Lauren Halsey

Lauren Halsey was born in Los Angeles, California in 1987. She holds an MFA from Yale University (2014) and a BFA from California Institute of the Arts (2012). Lauren recently completed a residency at The Studio Museum in Harlem (2014-2015) and is the recipient of the Rema Hort Mann Foundation Emerging Artist Award (2014). She builds fantasy sculptures and environments that remix ephemera she gathers with hyperreal nature, technicolors, outerspace and Funk. The works exist as spatial metaphors for optimism, self-determination and love.

Sep. 12, 2016

Star Montana

Star Montana (1987) is a photo-based artist who lives and works in Los Angeles, CA. She was born and raised in the Boyle Heights neighborhood of East Los Angeles, which is predominantly Mexican American and serves as the backdrop to much of her work. Star’s imagery deals with class, social environment, and identity within the personal, her family. Three dots and Tear drops: a long term project with her family that has dealt with fragmented histories, loss, and the hope of the next generation was recently on view at the Vincent Price Art Museum and the UCLA Chicano Studies Research Center. More recently, she has begun to work on her themes within a larger scope of Los Angeles residents via portraiture and video. Montana received her BFA from the School of Visual Arts in 2013.

Sep. 12, 2016

Sid M. Dueñas

Sid M. Dueñas was born in Saipan 1973, and moved with his family to Los Angeles at the age of 4. He lives and works in Los Angeles and makes regular trips to Saipan for research. Dueñas’ artistic output disperses recurring themes within his areas of interest (i.e. corporeality and experience as topography, “peaks”, absorption as agency, diaspora of the Pacific Islands) into forms (processes and mediums) that mirror or defract the fallibility and effectiveness of language. This dispersion results in often coded works that take a role in ongoing conversations about art and how it relates to the experience of artists identifying with postcolonial realities and issues of sovereignty. Other areas of interest include vacillations between placement, relation and constructs of re-collection.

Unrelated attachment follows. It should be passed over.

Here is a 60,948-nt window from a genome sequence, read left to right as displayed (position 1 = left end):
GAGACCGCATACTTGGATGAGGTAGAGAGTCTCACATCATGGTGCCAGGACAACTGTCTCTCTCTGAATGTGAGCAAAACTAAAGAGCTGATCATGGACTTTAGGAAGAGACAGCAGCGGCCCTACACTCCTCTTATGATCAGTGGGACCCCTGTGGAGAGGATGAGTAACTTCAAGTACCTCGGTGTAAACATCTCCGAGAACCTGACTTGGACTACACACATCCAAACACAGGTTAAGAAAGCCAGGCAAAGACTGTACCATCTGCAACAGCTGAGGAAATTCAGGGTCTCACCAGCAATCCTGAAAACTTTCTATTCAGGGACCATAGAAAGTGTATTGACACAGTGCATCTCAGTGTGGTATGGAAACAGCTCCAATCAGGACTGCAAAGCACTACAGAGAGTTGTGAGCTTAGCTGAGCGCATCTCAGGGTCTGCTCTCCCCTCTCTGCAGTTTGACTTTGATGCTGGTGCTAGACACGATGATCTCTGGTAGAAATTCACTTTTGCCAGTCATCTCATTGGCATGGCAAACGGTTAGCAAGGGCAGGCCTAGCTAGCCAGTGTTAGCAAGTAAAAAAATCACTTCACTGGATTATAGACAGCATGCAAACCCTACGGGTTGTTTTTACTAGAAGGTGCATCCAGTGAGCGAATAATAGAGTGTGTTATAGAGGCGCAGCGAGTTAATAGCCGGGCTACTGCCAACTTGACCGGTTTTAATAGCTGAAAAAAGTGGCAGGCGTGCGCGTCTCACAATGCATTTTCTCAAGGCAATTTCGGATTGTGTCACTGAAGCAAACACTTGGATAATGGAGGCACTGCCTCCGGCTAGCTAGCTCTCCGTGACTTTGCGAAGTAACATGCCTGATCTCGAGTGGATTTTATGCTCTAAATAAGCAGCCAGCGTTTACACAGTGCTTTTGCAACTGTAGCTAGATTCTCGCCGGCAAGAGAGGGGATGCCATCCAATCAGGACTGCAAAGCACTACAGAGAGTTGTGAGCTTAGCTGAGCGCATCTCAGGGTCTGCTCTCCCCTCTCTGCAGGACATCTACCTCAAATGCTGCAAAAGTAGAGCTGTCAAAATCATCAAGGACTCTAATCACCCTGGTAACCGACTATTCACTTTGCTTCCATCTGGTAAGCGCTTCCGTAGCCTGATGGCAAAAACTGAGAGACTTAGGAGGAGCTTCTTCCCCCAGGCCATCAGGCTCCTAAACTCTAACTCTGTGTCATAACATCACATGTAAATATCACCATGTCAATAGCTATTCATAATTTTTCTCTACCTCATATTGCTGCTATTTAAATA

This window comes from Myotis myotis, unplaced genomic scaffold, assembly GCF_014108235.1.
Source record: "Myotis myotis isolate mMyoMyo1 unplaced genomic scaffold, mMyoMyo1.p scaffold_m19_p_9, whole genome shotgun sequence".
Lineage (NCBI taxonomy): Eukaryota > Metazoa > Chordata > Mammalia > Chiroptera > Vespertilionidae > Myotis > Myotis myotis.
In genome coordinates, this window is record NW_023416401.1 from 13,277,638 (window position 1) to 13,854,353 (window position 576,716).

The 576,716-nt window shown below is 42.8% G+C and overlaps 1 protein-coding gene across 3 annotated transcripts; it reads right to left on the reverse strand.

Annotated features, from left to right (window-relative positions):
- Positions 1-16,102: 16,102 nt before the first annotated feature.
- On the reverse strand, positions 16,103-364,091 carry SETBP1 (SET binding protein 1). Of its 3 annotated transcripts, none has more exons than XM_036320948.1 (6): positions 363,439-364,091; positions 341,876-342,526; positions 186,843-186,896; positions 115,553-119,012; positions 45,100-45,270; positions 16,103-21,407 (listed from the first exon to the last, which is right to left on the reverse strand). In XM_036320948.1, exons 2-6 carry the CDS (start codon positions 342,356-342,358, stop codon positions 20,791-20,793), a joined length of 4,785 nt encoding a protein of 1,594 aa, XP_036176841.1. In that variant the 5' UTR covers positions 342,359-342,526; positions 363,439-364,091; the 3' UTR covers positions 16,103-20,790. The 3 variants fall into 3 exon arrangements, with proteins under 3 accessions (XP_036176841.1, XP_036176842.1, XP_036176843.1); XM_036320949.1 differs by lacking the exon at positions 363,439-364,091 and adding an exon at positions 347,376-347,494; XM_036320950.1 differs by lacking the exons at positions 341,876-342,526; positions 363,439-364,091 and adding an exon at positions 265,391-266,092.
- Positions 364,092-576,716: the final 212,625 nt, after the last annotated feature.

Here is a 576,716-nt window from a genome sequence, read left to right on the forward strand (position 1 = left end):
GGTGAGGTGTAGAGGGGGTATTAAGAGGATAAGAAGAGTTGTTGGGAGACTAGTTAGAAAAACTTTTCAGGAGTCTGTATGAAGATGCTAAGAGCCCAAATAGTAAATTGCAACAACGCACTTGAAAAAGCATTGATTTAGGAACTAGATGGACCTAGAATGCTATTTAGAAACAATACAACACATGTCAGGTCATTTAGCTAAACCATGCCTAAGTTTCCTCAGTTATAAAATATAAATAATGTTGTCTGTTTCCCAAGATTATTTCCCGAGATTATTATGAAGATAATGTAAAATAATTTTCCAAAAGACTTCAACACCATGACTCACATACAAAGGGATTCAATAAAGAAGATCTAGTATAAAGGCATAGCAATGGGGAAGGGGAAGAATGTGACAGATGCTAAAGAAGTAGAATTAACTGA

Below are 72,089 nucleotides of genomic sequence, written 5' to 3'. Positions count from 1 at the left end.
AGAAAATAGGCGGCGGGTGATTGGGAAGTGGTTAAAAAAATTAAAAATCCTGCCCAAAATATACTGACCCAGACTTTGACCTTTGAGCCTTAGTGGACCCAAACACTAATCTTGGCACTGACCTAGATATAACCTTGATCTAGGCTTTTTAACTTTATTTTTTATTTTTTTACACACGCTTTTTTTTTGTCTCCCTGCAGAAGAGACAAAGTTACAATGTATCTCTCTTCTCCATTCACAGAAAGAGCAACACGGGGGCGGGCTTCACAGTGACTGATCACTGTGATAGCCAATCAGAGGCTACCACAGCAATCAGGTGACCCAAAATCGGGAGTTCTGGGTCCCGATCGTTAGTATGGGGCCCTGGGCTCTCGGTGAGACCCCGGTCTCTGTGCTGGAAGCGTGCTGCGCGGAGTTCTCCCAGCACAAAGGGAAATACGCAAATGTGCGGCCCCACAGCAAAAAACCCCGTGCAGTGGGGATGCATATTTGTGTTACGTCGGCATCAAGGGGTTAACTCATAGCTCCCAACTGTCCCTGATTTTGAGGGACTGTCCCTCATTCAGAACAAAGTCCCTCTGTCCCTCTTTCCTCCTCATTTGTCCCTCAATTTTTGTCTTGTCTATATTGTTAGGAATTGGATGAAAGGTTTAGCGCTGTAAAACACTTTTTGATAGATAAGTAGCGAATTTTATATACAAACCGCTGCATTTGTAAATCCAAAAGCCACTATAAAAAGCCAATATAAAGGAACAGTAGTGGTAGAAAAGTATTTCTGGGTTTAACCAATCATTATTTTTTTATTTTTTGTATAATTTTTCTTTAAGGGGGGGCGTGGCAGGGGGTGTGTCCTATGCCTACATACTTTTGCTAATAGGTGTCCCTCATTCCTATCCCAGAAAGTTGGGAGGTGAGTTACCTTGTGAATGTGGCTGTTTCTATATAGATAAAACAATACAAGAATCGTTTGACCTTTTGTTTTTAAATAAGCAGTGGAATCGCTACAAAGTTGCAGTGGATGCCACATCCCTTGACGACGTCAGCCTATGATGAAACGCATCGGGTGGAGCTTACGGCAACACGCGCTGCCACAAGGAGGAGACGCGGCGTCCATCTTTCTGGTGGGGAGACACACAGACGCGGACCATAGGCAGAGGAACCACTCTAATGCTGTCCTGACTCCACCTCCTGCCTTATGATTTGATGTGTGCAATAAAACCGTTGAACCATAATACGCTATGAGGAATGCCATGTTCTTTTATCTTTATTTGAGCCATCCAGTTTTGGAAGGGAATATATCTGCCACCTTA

Discrete works such as sculptural objects and drawings are durations, each delineated by poles of initiation and completion. Durations are serial and porous events that consist of the accretion of irruptive and dispersive action. The chronology of durations are fluid in that, they may collapse, fold, or stack on a temporal plane. More specifically, durations or discrete works are generated recursively and may be intersected at any point within their morphology to create, according to poet Nathaniel Mackey, an interruption that creates an opportunity for the generation of new work. While a work may be distinct, a connective thread to an origin, however distant, is indexed by spatial positioning, sequence, memory and conversation.